The story of Jason McElwain was one of the first I can remember dealing with autism awareness and sports that went nationwide. It was covered by ESPN and news outlets everywhere! Jason, nicknamed "J-Mac" has autism. His life changed forever in February 2006 as he helped tear down some stereotypes that come with autism.
Jason was appointed as the manager of the Greece Athena High School by his basketball coach, Jim Johnson. On February 15, 2006, Jason played in a high school basketball game against a team for a division title. His high school got a big lead, so his coach decided to let Jason play in the last four minutes and nineteen seconds of the game! What happened next was awesome............
Jason started off slow missing his first two shots, but then caught fire making six three point shots and another two pointer. He finished the game with 20 points in just over four minutes!!! After the final buzzer sounded, the crowd rushed the court in celebration with Jason on their shoulders. What a great feeling it must of been for Jason to have so many people celebrating this with him!
Asked years later what he learned most from the game, Jason replied "I learned that no matter what you put your mind to, if you set goals and put forth the effort, you CAN accomplish them. That season, I would put up 500 shots a day. I didn't know I was ever going to play until three days before the game, but I still shot 500 times a day. So I hope other people know that you CAN accomplish anything. Just don't give up." WOW! This is a part of the story I never knew. He shot 500 times a day just in hopes of possibly playing at some point, with NO guarantees. That is a dedication and desire we all should strive for! No matter what the circumstances are. We should set our goals high, work hard and DREAM BIG!
Through all of this, Jason has been able to do so many things. He met President Bush, Peyton Manning and many others. He even won an ESPY award from ESPN for the "Best Moment in Sports" that year. More importantly, it opened many doors for him to raise awareness about autism through his speaking engagements, appearances on TV and his book, "The Game of My Life".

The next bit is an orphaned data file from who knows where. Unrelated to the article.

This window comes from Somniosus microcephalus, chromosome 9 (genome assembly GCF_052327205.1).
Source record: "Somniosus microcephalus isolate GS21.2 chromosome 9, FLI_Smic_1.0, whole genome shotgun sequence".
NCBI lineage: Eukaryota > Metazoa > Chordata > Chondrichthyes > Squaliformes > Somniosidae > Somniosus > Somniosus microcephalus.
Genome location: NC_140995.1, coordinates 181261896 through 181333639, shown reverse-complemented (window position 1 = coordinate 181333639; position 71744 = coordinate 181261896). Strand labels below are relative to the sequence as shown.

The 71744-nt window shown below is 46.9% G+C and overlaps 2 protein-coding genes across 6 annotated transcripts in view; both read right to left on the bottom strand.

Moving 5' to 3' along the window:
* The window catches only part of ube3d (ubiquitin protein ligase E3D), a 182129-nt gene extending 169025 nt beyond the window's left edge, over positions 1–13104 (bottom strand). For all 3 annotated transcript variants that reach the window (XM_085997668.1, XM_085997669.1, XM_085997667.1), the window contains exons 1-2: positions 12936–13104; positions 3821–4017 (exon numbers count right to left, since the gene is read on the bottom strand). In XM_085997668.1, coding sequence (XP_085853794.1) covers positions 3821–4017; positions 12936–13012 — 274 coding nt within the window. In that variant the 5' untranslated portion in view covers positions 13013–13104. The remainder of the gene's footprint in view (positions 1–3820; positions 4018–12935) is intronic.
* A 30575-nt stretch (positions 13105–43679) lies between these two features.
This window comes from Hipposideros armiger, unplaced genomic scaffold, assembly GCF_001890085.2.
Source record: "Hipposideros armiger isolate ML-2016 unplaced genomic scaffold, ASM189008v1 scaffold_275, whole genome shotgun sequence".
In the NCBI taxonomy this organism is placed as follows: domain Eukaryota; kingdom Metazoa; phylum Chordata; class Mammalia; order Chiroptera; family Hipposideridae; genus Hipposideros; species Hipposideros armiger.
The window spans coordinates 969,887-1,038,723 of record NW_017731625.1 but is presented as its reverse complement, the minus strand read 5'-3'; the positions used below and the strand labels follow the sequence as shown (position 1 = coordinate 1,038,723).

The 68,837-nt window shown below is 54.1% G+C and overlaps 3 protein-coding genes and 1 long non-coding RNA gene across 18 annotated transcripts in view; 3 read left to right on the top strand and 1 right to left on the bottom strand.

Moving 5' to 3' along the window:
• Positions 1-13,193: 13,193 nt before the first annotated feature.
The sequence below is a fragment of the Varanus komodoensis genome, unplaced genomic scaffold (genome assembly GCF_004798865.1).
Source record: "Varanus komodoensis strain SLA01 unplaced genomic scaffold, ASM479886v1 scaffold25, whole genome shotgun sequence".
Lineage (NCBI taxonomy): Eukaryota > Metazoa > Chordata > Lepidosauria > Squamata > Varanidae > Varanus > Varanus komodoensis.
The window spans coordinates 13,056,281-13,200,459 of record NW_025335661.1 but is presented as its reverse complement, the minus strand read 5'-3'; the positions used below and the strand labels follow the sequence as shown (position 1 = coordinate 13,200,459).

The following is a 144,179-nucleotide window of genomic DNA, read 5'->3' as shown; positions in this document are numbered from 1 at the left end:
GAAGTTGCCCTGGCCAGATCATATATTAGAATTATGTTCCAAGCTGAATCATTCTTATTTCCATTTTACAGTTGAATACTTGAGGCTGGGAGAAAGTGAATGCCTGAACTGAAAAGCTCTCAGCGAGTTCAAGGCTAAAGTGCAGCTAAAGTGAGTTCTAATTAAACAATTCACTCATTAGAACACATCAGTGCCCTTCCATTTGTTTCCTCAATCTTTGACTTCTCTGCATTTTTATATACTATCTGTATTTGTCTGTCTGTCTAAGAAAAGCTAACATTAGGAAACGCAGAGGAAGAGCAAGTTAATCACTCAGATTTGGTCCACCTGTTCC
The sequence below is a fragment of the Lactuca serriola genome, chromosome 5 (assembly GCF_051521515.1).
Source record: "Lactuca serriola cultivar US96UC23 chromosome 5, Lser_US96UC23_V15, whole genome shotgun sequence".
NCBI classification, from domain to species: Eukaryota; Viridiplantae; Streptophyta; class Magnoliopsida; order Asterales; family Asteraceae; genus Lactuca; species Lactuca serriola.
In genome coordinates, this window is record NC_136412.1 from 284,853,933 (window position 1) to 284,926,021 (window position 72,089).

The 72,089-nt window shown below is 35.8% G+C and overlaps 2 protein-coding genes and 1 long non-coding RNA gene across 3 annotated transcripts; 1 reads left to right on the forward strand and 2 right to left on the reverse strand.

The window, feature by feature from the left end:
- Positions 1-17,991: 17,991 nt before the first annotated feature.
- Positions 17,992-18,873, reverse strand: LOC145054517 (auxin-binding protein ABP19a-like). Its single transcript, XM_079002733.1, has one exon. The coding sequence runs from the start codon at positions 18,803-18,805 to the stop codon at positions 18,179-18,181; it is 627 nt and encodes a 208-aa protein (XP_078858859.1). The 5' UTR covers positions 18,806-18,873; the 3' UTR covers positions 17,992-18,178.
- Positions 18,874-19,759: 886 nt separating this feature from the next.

Jason was asked how important it was to him to bring more awareness to autism. He replied, "It's very important. People with disabilities deserve a chance to succeed. My advice, like Magic Johnson once said, "If you don't dream it, you can't become it." It's like trying to play perfect in basketball. You have to shake off all the mistakes and move on the next possession because the most important play is always the next one. In life, you're going to go through challenges and adversity, but you can't dwell on the sad times. You've got to focus on the next task and work hard at doing your best. "
Again, I am just blown away by Jason...."If you don't dream it, you can't become it". I love that! Our goal as a foundation is to help children and families experiencing autism and bullying to be able to set their goals high and reach those dreams! No matter if they are small goals or large dreams, anything is possible!
Together we WILL make a difference! Help us spread the story about Jason and come along side us to help other children and families reach their goals! Great things are ahead! I have attached the link to the article from espn.com about that unforgettable day on February 15, 2006. What an inspiring story and one that I am posting on the day of the NCAA Final Four!
#500forautism #autism #awareness #dreambig #kidsanddreams #operationshine